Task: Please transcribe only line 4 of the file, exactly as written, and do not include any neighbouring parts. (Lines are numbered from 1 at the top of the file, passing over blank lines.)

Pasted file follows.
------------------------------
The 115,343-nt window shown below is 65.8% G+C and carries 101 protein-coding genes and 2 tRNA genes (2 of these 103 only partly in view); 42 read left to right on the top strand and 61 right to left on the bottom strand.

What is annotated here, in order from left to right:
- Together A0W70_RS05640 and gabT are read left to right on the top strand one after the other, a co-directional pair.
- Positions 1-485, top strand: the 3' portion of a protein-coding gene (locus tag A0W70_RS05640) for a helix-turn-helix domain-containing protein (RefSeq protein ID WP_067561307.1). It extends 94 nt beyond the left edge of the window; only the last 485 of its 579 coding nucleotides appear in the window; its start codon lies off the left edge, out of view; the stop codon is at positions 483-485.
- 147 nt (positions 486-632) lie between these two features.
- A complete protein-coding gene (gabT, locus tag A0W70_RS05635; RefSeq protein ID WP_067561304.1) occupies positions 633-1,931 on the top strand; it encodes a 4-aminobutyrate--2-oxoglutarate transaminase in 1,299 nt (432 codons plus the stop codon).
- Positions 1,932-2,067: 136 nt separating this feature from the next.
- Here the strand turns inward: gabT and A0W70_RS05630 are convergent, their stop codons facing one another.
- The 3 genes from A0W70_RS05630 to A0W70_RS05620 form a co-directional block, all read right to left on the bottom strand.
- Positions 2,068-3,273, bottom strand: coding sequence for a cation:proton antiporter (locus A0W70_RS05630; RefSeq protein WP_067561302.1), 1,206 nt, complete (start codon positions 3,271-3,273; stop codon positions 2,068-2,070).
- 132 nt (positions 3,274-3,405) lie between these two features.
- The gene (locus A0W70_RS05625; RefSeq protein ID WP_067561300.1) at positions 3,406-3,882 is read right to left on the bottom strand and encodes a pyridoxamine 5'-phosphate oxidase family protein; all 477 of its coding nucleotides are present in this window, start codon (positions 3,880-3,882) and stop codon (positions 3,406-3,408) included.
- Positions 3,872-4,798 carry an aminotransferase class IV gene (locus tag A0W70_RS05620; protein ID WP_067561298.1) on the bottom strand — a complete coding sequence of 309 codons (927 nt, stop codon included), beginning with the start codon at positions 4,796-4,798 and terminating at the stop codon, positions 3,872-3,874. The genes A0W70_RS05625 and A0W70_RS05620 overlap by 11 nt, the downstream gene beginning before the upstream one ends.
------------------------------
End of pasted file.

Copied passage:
- Positions 1-485, top strand: the 3' portion of a protein-coding gene (locus tag A0W70_RS05640) for a helix-turn-helix domain-containing protein (RefSeq protein ID WP_067561307.1). It extends 94 nt beyond the left edge of the window; only the last 485 of its 579 coding nucleotides appear in the window; its start codon lies off the left edge, out of view; the stop codon is at positions 483-485.